Study: Companies Need Better Enterprise Search

While vendors such as Google and Microsoft have offered companies search appliances, a new study contends that IT organizations have not utilized them. Instead, employees have been forced to use different search engines spread out across disparate applications.

A survey of 500 businesses concluded that 69 percent of companies have less than half of their data discoverable by enterprise search tools. Such tools can help end-users find files, data and other content in enterprise systems, applications, and document repositories.

The survey, conducted by the non-profit industry group Association for Information and Image Management (AIIM), also found that 49 percent of organizations have "no formal goal" for enterprise search.

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The majority of survey respondents (65 percent) were from companies with 1,000 or more employees. Fifteen percent had between 500-1,000 employees, and the rest were from smaller companies.

"There is higher satisfaction [for users] on the Internet than on the intranet for search," says Carl Frappaolo, vice president of AIIM. "Users end up saying, 'why can't we have Google in-house?'"

While Google does offer an enterprise search appliance, as does Microsoft, Frappaolo says adoption of these tools has been sluggish because many applications already have search engines that people use in various departments.

For instance, the study notes, the search bar that looks through e-mail systems runs independently of the search bar that runs in a document management system.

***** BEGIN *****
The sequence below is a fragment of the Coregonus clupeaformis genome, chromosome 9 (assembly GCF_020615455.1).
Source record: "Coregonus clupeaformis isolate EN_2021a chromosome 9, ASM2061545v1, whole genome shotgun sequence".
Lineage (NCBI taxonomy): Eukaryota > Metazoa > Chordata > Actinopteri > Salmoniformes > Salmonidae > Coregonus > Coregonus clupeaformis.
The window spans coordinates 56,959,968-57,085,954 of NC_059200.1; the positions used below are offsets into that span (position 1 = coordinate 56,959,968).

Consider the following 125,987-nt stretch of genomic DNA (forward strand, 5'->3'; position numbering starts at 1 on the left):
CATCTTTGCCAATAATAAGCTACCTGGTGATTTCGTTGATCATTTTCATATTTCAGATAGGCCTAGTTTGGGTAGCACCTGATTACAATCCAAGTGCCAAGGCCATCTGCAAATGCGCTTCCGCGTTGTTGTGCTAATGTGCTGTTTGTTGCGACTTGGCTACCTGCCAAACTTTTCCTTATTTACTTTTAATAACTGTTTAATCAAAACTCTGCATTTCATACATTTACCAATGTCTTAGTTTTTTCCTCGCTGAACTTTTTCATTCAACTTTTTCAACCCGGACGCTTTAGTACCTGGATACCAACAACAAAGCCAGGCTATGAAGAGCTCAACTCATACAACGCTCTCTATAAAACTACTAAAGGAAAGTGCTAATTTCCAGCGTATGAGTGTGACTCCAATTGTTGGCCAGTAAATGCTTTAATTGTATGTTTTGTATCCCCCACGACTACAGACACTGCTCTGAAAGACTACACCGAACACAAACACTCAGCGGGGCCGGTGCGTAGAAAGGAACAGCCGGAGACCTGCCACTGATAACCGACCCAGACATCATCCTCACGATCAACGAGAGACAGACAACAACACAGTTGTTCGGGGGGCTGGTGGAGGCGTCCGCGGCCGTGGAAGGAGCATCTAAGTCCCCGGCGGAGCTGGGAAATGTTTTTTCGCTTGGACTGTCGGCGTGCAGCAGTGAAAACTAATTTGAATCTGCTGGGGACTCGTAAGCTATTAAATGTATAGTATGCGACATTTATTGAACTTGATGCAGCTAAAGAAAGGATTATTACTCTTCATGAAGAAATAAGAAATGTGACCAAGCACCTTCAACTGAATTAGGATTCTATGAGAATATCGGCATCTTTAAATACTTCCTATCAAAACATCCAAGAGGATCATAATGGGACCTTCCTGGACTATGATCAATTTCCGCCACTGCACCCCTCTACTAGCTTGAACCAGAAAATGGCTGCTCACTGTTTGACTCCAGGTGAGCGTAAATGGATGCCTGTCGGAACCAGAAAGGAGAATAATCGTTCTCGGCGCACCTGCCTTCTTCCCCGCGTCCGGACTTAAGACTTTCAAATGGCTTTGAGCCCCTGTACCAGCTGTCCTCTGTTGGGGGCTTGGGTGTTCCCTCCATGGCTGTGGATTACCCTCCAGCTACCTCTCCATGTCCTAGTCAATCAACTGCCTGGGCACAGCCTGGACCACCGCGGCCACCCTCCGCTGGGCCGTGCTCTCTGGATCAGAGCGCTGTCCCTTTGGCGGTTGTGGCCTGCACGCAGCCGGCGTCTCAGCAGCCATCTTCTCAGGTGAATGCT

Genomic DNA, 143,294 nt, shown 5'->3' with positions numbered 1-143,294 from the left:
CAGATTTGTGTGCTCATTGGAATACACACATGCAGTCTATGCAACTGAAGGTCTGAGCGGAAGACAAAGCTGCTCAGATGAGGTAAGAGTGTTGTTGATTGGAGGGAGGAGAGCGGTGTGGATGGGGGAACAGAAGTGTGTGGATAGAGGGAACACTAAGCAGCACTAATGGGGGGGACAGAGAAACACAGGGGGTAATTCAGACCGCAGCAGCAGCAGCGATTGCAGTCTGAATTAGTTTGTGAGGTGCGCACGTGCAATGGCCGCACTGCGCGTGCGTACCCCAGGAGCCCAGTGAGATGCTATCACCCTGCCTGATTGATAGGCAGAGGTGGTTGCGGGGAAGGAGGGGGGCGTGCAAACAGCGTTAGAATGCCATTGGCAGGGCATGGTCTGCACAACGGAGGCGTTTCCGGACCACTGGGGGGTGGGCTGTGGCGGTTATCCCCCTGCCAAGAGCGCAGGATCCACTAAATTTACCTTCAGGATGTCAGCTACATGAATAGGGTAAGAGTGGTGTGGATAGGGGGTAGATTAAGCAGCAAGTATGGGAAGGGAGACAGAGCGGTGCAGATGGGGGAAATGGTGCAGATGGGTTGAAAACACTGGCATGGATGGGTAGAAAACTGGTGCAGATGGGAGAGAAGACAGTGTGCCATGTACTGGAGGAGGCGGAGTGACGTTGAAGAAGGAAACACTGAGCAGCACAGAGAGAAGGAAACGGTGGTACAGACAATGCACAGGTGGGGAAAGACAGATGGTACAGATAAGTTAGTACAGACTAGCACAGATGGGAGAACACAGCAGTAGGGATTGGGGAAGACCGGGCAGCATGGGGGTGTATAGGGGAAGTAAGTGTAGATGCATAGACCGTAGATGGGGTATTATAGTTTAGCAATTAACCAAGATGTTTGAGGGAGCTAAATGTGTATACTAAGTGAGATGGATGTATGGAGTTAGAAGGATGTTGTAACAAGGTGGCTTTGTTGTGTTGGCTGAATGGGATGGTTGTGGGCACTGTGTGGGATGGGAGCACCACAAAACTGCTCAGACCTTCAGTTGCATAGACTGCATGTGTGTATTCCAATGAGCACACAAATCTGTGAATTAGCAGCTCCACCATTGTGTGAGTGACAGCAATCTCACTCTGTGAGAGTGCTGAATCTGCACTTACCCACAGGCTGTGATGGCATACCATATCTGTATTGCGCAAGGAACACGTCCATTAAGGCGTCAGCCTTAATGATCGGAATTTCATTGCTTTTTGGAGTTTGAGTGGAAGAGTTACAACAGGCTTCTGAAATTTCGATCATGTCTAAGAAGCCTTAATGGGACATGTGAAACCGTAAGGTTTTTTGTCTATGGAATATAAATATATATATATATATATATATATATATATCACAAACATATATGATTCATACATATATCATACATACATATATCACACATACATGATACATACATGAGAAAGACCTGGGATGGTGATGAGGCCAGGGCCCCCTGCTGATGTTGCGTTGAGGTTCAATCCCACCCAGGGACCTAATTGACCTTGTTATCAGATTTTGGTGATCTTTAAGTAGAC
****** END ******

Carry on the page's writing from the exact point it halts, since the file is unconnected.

End users have suffered. About half (49 percent) of the survey respondents "agreed" or "strongly agreed" that it is difficult and time consuming to find the information they need to do their job.

The amount of information that's searchable by any application was also low. Thirty-eight percent of respondents said that one-quarter or less of their organization's information was searchable. Only 10 percent said they could search between 76 and 100 percent of their organization's information.

While enterprise search tools are still maturing, Frappaolo faults IT organizations for not taking a bigger leadership role in realizing that users need a unified search offering.

If IT leaders are looking at the issue, they are not telling their colleagues, the AIIM survey found: 49 percent of respondents said they had "no formal goal" for enterprise search, and 38 percent "have no idea" how important search is to their organizations.

Only 10 percent called search (often phrased as "findability" in the study) as imperative to their company.

"Most organizations are using four or more search tools," Frappaolo says. "We're not seeing the light go on where people say, 'we need something that searches the whole organization.'"

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